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2015 Ig Nobel Prizes Awarded

The 25th First Annual Ig Nobel Prize Ceremony was held Thursday evening at Harvard University. The event is a production of the magazine The Annals of Improbable Research, and co-sponsored by the Harvard-Radcliffe Science Fiction Association and the Harvard-Radcliffe Society of Physics Students. The winners, who traveled at their own expense, were awarded ten trillion dollars. That’s in Zimbabwe dollars. The prizes are to recognize scientific research that makes you laugh, then makes you think. The winners are as follows:

CHEMISTRY PRIZE — Callum Ormonde and Colin Raston [AUSTRALIA], and Tom Yuan, Stephan Kudlacek, Sameeran Kunche, Joshua N. Smith, William A. Brown, Kaitlin Pugliese, Tivoli Olsen, Mariam Iftikhar, Gregory Weiss [USA], for inventing a chemical recipe to partially un-boil an egg.
REFERENCE: "Shear-Stress-Mediated Refolding of Proteins from Aggregates and Inclusion Bodies," Tom Z. Yuan, Callum F. G. Ormonde, Stephan T. Kudlacek, Sameeran Kunche, Joshua N. Smith, William A. Brown, Kaitlin M. Pugliese, Tivoli J. Olsen, Mariam Iftikhar, Colin L. Raston, Gregory A. Weiss, ChemBioChem, epub January 2015.

(The Neatorama version is here)

PHYSICS PRIZE — Patricia Yang [USA and TAIWAN], David Hu [USA and TAIWAN], and Jonathan Pham, Jerome Choo [USA], for testing the biological principle that nearly all mammals empty their bladders in about 21 seconds (plus or minus 13 seconds).
REFERENCE: "Duration of Urination Does Not Change With Body Size," Patricia J. Yang, Jonathan Pham, Jerome Choo, and David L. Hu, Proceedings of the National Academy of Sciences, 2014: 201402289

(The Neatorama version is here)

LITERATURE PRIZE — Mark Dingemanse [THE NETHERLANDS, USA], Francisco Torreira [THE NETHERLANDS, BELGIUM, USA], and Nick J. Enfield [AUSTRALIA, THE NETHERLANDS], for discovering that the word "huh?" (or its equivalent) seems to exist in every human language — and for not being quite sure why.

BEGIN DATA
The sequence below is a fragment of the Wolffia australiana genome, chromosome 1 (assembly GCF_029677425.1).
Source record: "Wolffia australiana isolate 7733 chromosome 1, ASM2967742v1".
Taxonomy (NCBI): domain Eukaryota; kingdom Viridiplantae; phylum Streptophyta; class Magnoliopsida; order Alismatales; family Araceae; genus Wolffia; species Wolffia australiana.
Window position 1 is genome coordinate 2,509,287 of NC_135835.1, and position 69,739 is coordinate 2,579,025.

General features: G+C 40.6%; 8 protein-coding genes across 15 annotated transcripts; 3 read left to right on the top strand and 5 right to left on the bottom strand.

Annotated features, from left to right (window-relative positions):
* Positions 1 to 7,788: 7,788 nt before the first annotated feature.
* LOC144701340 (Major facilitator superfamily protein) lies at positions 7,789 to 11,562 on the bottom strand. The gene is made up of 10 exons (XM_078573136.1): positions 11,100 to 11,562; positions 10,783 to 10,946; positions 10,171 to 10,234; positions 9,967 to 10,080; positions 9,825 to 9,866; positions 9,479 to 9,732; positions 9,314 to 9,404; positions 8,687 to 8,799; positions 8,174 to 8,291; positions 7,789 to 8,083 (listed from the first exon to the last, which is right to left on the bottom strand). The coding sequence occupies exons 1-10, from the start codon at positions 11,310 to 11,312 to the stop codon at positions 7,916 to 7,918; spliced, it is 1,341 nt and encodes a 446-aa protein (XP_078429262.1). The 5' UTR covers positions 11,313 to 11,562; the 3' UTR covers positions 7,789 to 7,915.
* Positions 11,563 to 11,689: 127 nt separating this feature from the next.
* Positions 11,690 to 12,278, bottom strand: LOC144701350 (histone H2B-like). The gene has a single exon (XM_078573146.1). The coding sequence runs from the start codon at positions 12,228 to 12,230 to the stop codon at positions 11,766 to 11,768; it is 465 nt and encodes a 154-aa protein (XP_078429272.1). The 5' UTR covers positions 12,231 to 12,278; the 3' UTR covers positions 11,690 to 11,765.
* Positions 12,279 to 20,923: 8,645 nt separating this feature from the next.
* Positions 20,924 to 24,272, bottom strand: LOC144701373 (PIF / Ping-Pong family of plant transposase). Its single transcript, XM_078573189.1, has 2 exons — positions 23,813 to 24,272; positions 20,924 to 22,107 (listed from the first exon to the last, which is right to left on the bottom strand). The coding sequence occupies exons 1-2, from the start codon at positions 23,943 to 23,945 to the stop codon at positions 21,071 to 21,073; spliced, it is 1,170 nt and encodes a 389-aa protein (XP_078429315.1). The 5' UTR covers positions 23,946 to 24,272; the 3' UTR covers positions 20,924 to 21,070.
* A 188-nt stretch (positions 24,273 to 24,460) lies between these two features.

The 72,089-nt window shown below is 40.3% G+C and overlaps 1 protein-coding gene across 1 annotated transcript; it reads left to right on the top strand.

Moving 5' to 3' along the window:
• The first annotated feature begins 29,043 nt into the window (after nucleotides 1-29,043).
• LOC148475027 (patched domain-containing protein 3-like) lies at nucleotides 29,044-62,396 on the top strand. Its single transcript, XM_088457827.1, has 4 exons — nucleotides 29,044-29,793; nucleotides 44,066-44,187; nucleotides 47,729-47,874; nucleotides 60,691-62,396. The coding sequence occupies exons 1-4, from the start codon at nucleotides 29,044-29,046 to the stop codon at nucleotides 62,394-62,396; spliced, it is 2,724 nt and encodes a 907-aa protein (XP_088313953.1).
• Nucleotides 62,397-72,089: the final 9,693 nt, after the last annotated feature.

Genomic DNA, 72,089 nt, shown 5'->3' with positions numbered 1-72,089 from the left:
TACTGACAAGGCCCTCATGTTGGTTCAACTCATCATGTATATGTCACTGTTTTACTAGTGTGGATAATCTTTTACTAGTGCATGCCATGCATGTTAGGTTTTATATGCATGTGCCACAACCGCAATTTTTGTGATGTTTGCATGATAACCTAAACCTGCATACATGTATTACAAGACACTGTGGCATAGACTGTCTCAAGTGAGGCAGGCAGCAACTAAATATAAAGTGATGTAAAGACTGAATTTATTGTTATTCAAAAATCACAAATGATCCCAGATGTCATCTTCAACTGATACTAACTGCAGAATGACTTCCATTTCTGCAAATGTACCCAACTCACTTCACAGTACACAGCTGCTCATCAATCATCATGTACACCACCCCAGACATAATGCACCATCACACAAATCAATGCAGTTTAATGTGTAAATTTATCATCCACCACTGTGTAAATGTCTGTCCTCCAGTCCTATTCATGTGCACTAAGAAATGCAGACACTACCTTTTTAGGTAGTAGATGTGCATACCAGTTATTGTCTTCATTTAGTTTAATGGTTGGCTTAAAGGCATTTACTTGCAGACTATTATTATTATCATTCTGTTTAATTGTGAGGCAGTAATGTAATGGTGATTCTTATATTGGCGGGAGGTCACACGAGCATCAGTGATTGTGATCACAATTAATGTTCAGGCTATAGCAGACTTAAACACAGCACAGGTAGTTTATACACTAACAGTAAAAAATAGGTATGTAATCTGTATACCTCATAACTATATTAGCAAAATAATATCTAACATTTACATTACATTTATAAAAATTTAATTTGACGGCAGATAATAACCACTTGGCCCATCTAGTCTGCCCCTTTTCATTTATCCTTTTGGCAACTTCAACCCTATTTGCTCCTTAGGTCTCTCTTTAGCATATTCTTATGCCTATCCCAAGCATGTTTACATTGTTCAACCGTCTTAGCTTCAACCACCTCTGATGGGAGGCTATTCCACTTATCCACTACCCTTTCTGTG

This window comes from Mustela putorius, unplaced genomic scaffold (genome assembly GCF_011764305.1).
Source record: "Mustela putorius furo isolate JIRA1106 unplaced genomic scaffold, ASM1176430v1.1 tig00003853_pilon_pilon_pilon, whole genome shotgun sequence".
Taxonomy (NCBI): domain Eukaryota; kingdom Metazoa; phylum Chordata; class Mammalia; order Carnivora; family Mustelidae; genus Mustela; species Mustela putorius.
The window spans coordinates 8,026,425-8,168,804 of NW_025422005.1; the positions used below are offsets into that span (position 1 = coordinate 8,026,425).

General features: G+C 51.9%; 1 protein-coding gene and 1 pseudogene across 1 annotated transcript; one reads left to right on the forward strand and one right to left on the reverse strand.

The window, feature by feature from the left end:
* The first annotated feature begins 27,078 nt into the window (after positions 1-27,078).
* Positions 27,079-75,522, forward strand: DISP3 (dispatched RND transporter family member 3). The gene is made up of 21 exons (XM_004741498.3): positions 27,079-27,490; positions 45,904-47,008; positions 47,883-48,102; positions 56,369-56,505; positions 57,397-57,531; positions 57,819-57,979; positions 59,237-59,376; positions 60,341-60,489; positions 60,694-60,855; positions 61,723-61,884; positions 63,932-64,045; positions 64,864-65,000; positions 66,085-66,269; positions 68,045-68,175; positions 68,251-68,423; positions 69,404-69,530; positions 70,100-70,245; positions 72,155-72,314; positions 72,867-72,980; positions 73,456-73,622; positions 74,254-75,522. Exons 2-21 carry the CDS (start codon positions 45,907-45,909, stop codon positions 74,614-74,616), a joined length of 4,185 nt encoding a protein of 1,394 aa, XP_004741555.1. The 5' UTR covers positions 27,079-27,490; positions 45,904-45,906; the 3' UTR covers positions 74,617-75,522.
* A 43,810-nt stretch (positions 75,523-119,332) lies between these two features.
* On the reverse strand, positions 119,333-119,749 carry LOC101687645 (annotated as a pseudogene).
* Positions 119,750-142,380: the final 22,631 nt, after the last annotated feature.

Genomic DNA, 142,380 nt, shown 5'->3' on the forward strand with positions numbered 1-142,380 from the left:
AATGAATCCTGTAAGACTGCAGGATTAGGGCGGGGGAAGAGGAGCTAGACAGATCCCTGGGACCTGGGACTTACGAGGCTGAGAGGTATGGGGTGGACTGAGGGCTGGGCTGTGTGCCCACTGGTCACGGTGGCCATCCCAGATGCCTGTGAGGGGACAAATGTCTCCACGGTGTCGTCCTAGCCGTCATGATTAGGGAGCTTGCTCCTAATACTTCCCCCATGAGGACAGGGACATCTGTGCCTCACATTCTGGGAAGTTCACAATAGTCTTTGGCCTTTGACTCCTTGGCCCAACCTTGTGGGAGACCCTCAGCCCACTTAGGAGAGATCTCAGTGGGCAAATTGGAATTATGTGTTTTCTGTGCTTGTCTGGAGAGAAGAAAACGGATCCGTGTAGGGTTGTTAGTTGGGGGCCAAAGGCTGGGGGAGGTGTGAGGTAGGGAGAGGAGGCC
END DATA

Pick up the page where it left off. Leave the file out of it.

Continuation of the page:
REFERENCE: "Is 'Huh?' a universal word? Conversational infrastructure and the convergent evolution of linguistic items," Mark Dingemanse, Francisco Torreira, and Nick J. Enfield, PLOS ONE, 2013.

MANAGEMENT PRIZE — Gennaro Bernile [ITALY, SINGAPORE, USA], Vineet Bhagwat [USA], and P. Raghavendra Rau [UK, INDIA, FRANCE, LUXEMBOURG, GERMANY, JAPAN], for discovering that many business leaders developed in childhood a fondness for risk-taking, when they experienced natural disasters (such as earthquakes, volcanic eruptions, tsunamis, and wildfires) that — for them — had no dire personal consequences.
REFERENCE: "What Doesn't Kill You Will Only Make You More Risk-Loving: Early-Life Disasters and CEO Behavior," Gennaro Bernile, Vineet Bhagwat, and P. Raghavendra Rau, Asian Finance Association (AsianFA) 2015 Conference Paper. Accepted for publication in the Journal of Finance. Available at SSRN 2423044.

ECONOMICS PRIZE — The Bangkok Metropolitan Police [THAILAND], for offering to pay policemen extra cash if the policemen refuse to take bribes.
REFERENCE: Numerous news reports.

MEDICINE PRIZE — Awarded jointly to two groups: Hajime Kimata [JAPAN, CHINA]; and to Jaroslava Durdiaková [SLOVAKIA, US, UK], Peter Celec [SLOVAKIA, GERMANY], Natália Kamodyová, Tatiana Sedláčková, Gabriela Repiská, Barbara Sviežená, and Gabriel Minárik [SLOVAKIA], for experiments to study the biomedical benefits or biomedical consequences of intense kissing (and other intimate, interpersonal activities).